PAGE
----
USD – The dollar begins the day mixed as stocks and commodities diverge. Stocks took an early hit after disappointing economic data was released, but commodities are mostly higher as the longer term outlook for the economy continues to improve. PPI data unexpectedly contracted by 0.2% – the first decline in five months – far off last month’s 1.1% gain and short of the 0.2% rise that was expected for October. Prices remained subdued last month as a drop off in demand from elsewhere around the globe outdid a pickup in activity in the US. Meanwhile, retail sales declined for the first time in four months at -0.3%, but the data is heavily skewed by the impact Hurricane Sandy had on the Northeastern part of the country towards the end of the month. In fact, the measure will likely bounce back with several above average months with retailers benefiting as homeowners up and down the Eastern seaboard repair and rebuild from the storm. Moreover, with the steady improvement seen in the labor market throughout the third quarter, investors are anticipating a strong holiday sales season. Elsewhere, investors took note of continued dovish rhetoric from the Fed. Most recently, SF Fed President Yellen suggested that the FOMC should tie interest rate expectations to specific unemployment level goals rather than providing date guidance. With the Fed’s third round of QE being the primary reason for the dollars relative weakness, signs that policy tightening is still far away will keep the dollar’s gains in check in the near term.
EUR – The EUR consolidated within its recent ranges overnight as investors remain concerned with the region’s ongoing debt crisis. However, with no new material developments, investors are willing to “wait and see” where the next round of negative news will come from. Reports overnight suggest that Portugal is struggling to meet tax revenue goals due to weaker growth, the IMF is rumored to be considering an exit from the various Greek bailout programs, and sustainability of Spain’s debt load remains a cause for concern. On top of these ongoing concerns, labor unions are staging strikes across the Eurozone today, with the general economic disruption the exact opposite of what the currency bloc’s member nations need. ECB officials are still seeking to win support in Germany for the proposed OMT bond program. Yields on Spanish and Italian bonds have consequently begun to edge higher as the optimism over the bond-purchase program begins to fade. The EUR will thus remain limited to its recent ranges with the downside likely prevailing in the longer term.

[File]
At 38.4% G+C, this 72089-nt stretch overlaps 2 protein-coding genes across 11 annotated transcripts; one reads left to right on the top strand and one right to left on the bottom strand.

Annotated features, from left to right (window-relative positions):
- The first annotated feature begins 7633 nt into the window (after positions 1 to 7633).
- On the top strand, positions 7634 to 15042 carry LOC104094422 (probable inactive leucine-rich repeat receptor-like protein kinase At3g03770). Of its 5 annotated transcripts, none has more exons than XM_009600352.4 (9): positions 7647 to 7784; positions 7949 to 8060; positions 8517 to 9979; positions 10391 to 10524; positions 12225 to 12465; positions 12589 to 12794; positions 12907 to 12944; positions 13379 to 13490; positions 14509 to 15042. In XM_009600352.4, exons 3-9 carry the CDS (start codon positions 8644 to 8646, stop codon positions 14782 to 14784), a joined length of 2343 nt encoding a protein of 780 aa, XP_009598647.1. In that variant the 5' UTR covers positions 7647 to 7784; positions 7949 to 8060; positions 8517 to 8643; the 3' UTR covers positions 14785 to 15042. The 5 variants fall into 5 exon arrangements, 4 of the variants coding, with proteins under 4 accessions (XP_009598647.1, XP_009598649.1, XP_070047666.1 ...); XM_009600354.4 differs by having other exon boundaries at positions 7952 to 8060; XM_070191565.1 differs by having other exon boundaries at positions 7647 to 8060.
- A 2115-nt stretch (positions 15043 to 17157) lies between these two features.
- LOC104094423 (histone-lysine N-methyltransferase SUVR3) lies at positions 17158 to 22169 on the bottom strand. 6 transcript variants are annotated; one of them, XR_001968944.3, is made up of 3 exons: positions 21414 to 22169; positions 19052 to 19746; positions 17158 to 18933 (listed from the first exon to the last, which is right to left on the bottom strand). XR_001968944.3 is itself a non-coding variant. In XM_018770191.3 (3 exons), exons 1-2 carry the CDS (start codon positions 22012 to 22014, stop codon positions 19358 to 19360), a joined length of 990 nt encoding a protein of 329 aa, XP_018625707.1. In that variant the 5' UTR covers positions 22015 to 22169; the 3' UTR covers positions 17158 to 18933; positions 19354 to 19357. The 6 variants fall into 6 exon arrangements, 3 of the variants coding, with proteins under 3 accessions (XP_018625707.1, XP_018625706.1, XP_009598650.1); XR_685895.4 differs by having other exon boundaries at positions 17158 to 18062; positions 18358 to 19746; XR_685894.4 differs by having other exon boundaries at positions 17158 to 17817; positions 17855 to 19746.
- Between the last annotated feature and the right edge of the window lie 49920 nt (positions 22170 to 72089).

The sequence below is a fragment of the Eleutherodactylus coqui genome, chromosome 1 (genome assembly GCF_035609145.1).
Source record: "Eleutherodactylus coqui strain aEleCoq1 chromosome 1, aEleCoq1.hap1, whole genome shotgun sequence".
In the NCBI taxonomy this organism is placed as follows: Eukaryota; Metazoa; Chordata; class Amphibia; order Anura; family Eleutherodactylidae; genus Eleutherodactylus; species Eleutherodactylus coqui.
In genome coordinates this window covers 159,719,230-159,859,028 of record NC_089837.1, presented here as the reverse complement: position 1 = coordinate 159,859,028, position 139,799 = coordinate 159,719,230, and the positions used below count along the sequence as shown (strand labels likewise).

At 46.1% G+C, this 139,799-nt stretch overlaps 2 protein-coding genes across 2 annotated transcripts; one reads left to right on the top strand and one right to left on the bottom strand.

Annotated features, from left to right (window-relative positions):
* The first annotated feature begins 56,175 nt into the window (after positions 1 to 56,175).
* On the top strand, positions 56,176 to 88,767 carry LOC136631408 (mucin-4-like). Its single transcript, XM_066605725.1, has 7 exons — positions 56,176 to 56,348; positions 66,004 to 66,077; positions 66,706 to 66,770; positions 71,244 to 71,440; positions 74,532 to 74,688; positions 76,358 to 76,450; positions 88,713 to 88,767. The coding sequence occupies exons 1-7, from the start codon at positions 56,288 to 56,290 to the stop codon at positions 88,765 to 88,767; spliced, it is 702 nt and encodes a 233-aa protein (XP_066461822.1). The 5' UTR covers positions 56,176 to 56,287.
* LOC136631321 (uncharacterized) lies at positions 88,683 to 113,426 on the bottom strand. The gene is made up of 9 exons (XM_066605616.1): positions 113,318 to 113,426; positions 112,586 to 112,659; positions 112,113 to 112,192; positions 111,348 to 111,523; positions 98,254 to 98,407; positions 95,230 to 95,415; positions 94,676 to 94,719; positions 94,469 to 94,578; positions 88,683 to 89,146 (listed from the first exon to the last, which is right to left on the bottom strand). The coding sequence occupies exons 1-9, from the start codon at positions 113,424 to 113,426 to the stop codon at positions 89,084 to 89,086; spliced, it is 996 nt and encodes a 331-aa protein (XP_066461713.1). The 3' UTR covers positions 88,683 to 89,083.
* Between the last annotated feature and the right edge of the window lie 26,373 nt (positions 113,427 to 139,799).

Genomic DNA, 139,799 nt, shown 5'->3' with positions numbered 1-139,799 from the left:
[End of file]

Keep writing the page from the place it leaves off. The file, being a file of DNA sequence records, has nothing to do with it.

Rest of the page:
GBP – Sterling is lower this morning after the BoE suggested that the British economy may shrink in Q4 despite surprising growth at the end of Q3. Meanwhile, claimants filing for jobless benefits unexpectedly gained by 10.1K, and the unemployment rate ticked slightly lower to 7.8% as participants dropped out of the workforce. Consequently, the pound is falling back towards the lower end of its ranges as investors again begin to price in support from the BoE.
JPY – The yen tumbled by the most in eight months after PM Noda announced that he will dissolve parliament, paving the way for a December election. Preliminary polls suggest that his Democratic Party of Japan will likely lose. However, policymakers must be quite pleased with the initial reaction seen in the yen as its persistent strength has weighed heavily on Japan’s economy over the past four years.
Commodity Currencies – The commodity linked currencies are generally lower this morning despite higher raw good prices. The CAD and MXN both fell early after the disappointing retail sales report in the US – Canada and Mexico’s main trading partner – weighed on the outlook for both nations’ exports. Similarly, the AUD and NZD are both lower as investors remain hesitant to hold the higher-yielding, but relatively volatile currencies. The NZD is also lower after New Zealand retail sales data unexpectedly fell by 0.4% after at 1.3% gain in the previous reading.
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